Challenging Slums

  • Doug Saunders (Author)
    Arrival City: The Final Migration and Our Next World. Knopf Canada
Reviewed by Daniel Harvey

In Arrival City, Doug Saunders takes up two related global issues that have garnered widespread attention in the last few decades: the growth of informal urban settlements and slums, and the increasing migration from rural to urban habitations. Eschewing the gloomy conclusions put forward in other texts dealing with these subjects, the book frames these spaces in a hopeful light. When successful, Saunders claims, these arrival cities act as the threshold between rural and urban conditions. They integrate the world’s most precarious populations into networks of national citizenship and global capital, and they create sustainable ways of living. While Saunders acknowledges the world’s slums as potential sources of economic stagnation and social disorder, he also posits them as a solution to the poverty and exclusion faced by the roughly two billion people who have moved (and will move) from the rural to the urban.

In Saunders’ vision, properly managed arrival cities function as a global panacea for a host of ecological, economic and social problems. The bottom-up model of entrepreneurial capitalism endemic in these transition zones, he suggests, offers the possibility of sustainable prosperity for a global middle-class living in a permanently sustainable world. Organized as a compendium of personal accounts from inhabitants of the urban margins, Arrival City takes the reader on a global tour, to places well known to scholars of urban poverty and others less commonly examined: it moves from the slums of Kenya, India, and South America to migrant communities in the more developed cities of Europe and North America. Saunders attempts to describe why some arrival cities succeed in incorporating migrants into middle-class economic and political systems, while others trap succeeding generations in social and economic stasis.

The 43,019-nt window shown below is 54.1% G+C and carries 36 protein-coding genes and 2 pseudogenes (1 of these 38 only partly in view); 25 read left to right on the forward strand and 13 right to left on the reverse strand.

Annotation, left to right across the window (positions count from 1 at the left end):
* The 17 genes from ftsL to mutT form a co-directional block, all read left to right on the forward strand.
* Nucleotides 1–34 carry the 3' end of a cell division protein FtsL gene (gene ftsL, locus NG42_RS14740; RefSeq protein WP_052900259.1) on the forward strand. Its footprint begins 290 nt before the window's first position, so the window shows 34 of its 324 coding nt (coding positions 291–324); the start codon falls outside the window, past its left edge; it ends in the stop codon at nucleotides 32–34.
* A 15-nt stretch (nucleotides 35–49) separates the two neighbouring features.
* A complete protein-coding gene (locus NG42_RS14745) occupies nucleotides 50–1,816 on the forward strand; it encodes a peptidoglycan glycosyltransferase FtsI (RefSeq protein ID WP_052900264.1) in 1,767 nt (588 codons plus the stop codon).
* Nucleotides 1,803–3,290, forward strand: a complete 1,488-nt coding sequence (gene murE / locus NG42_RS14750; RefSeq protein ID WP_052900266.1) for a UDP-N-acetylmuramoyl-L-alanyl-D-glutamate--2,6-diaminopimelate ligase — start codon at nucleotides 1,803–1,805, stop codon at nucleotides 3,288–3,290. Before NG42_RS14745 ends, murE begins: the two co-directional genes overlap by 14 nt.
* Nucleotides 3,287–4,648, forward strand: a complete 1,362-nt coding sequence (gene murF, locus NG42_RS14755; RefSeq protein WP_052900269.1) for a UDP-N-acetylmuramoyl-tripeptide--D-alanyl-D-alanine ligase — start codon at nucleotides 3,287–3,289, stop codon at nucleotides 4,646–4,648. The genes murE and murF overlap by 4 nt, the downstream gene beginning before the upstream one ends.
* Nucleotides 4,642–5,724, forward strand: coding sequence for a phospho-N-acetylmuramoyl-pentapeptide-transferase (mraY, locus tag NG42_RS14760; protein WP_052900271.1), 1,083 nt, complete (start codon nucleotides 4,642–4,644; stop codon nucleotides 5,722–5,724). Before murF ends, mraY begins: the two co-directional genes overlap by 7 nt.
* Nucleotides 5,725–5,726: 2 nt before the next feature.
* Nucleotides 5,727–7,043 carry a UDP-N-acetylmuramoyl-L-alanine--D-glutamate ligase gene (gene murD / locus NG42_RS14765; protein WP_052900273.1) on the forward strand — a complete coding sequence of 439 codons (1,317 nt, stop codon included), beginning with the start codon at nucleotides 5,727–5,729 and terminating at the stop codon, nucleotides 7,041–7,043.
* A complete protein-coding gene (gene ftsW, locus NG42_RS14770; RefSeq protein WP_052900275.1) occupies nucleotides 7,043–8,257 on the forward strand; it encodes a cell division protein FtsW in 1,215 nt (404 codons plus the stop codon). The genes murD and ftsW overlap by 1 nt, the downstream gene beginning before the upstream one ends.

The book outlines many factors that influence the potential for success in specific locales. The central (if implicit) factors include individual, social, and fixed forms of capital, as well as a spirit of entrepreneurship. In Saunders’ account, gaining and maintaining personal property and credit is the final goal of people transitioning from rural poverty to the urban middle class. To attain this goal, those in arrival cities must adopt entrepreneurial forms of subjectivity and an aspirational outlook focused on incremental improvements and generational deferral of middle-class success. Networks of social capital—embedded in kinship networks within urban spaces—provide links to rural villages, which aid new migrants in their transitions and connect urban and rural communities to their mutual economic and social benefit.

Saunders’ discussion of the inception and development of these urban-to-rural networks highlights the informal economies found at the interstices of the two spaces. In describing personal and social capital, he points to the importance of free market economies for migrants transitioning into middle-class urbanism. Here the role of the state lies in developing forms of fixed capital, not only infrastructural but also human. That is, the inclusion of migrants into educational, political, and social systems remains as important to successful arrival cities as access to potable water, transportation systems, communication networks, and the like. Saunders implicitly argues that the development of urban space mirrors the development of its inhabitants’ subjectivity: successful arrival cities require the development of both subjectivity and infrastructure.